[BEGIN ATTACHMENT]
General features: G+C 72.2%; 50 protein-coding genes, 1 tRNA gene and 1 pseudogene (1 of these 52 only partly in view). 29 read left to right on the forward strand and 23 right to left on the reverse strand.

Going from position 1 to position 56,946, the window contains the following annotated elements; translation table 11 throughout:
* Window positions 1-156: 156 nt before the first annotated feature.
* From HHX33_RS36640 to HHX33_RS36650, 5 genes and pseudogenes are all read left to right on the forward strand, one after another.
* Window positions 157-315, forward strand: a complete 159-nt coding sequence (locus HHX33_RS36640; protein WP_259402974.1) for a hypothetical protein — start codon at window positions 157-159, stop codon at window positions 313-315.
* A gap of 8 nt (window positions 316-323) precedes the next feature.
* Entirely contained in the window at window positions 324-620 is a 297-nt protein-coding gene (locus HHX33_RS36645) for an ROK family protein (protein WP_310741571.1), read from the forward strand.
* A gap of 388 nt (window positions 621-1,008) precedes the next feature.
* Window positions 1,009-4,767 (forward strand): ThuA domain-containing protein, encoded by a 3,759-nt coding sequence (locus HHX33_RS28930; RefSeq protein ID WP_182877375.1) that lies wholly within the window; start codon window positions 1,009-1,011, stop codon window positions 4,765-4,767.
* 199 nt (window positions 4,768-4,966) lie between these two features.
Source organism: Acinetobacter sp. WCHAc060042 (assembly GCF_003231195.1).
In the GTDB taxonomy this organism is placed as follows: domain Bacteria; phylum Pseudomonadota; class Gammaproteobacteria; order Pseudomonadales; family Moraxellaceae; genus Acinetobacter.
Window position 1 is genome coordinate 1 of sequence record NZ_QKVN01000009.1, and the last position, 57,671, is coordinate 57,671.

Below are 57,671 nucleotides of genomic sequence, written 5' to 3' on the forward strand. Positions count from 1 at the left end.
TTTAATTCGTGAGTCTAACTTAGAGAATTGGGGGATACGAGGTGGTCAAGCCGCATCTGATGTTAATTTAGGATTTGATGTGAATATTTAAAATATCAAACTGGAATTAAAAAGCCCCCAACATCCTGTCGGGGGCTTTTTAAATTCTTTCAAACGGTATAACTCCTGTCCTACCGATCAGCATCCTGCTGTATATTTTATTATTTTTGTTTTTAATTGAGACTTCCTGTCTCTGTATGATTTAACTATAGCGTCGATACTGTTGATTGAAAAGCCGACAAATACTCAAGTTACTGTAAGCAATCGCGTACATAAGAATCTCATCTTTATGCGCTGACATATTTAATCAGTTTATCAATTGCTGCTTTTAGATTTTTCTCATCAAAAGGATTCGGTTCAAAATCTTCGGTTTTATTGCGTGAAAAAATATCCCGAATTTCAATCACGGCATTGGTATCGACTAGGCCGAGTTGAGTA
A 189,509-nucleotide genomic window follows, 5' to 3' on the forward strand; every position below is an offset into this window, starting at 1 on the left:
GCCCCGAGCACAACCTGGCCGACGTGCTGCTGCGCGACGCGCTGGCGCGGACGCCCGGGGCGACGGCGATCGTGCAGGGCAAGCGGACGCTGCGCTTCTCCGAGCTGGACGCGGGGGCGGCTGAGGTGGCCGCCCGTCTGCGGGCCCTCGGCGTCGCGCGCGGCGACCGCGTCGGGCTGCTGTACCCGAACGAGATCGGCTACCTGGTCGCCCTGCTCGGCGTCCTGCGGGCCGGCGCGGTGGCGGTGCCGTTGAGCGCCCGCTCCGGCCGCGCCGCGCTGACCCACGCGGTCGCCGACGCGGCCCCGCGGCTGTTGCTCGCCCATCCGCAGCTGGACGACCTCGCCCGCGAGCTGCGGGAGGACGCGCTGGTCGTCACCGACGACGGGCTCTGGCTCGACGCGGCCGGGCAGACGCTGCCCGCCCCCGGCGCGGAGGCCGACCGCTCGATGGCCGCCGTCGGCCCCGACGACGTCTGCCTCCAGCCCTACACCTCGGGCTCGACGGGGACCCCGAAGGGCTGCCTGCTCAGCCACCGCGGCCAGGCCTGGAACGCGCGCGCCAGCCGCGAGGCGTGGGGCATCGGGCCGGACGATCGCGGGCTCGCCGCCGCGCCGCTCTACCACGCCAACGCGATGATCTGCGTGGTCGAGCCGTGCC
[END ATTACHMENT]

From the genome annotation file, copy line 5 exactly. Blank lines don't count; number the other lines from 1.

* Window positions 157-315, forward strand: a complete 159-nt coding sequence (locus HHX33_RS36640; protein WP_259402974.1) for a hypothetical protein — start codon at window positions 157-159, stop codon at window positions 313-315.